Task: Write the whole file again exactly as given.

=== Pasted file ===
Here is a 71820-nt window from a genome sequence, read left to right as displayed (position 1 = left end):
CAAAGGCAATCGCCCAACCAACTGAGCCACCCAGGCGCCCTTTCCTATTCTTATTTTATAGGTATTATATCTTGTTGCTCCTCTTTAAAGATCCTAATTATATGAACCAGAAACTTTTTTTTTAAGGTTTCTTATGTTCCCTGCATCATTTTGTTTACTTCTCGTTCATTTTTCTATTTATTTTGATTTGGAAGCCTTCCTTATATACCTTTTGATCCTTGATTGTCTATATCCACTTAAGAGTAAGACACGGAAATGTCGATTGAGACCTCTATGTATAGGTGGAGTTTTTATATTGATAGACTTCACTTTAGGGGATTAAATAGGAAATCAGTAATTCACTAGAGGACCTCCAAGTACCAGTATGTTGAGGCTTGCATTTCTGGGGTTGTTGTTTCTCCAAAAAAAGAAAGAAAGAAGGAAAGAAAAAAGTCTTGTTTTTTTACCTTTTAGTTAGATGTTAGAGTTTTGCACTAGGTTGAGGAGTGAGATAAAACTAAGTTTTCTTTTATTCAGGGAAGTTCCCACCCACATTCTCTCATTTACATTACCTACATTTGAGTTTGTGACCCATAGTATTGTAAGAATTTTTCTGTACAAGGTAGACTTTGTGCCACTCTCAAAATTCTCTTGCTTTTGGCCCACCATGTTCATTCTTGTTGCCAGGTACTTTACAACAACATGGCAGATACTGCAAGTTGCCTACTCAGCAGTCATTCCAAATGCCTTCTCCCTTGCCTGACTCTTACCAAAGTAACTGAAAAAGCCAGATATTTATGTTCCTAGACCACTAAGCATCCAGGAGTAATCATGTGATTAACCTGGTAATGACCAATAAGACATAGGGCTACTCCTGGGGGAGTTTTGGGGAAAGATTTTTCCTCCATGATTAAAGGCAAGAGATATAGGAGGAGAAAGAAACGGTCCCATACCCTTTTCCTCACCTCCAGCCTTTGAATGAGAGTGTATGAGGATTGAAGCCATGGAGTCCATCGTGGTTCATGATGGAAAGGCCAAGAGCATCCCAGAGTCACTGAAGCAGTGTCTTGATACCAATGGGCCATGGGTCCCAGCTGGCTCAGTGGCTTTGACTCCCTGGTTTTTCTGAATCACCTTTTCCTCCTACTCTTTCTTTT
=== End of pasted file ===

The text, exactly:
Here is a 71820-nt window from a genome sequence, read left to right as displayed (position 1 = left end):
CAAAGGCAATCGCCCAACCAACTGAGCCACCCAGGCGCCCTTTCCTATTCTTATTTTATAGGTATTATATCTTGTTGCTCCTCTTTAAAGATCCTAATTATATGAACCAGAAACTTTTTTTTTAAGGTTTCTTATGTTCCCTGCATCATTTTGTTTACTTCTCGTTCATTTTTCTATTTATTTTGATTTGGAAGCCTTCCTTATATACCTTTTGATCCTTGATTGTCTATATCCACTTAAGAGTAAGACACGGAAATGTCGATTGAGACCTCTATGTATAGGTGGAGTTTTTATATTGATAGACTTCACTTTAGGGGATTAAATAGGAAATCAGTAATTCACTAGAGGACCTCCAAGTACCAGTATGTTGAGGCTTGCATTTCTGGGGTTGTTGTTTCTCCAAAAAAAGAAAGAAAGAAGGAAAGAAAAAAGTCTTGTTTTTTTACCTTTTAGTTAGATGTTAGAGTTTTGCACTAGGTTGAGGAGTGAGATAAAACTAAGTTTTCTTTTATTCAGGGAAGTTCCCACCCACATTCTCTCATTTACATTACCTACATTTGAGTTTGTGACCCATAGTATTGTAAGAATTTTTCTGTACAAGGTAGACTTTGTGCCACTCTCAAAATTCTCTTGCTTTTGGCCCACCATGTTCATTCTTGTTGCCAGGTACTTTACAACAACATGGCAGATACTGCAAGTTGCCTACTCAGCAGTCATTCCAAATGCCTTCTCCCTTGCCTGACTCTTACCAAAGTAACTGAAAAAGCCAGATATTTATGTTCCTAGACCACTAAGCATCCAGGAGTAATCATGTGATTAACCTGGTAATGACCAATAAGACATAGGGCTACTCCTGGGGGAGTTTTGGGGAAAGATTTTTCCTCCATGATTAAAGGCAAGAGATATAGGAGGAGAAAGAAACGGTCCCATACCCTTTTCCTCACCTCCAGCCTTTGAATGAGAGTGTATGAGGATTGAAGCCATGGAGTCCATCGTGGTTCATGATGGAAAGGCCAAGAGCATCCCAGAGTCACTGAAGCAGTGTCTTGATACCAATGGGCCATGGGTCCCAGCTGGCTCAGTGGCTTTGACTCCCTGGTTTTTCTGAATCACCTTTTCCTCCTACTCTTTCTTTT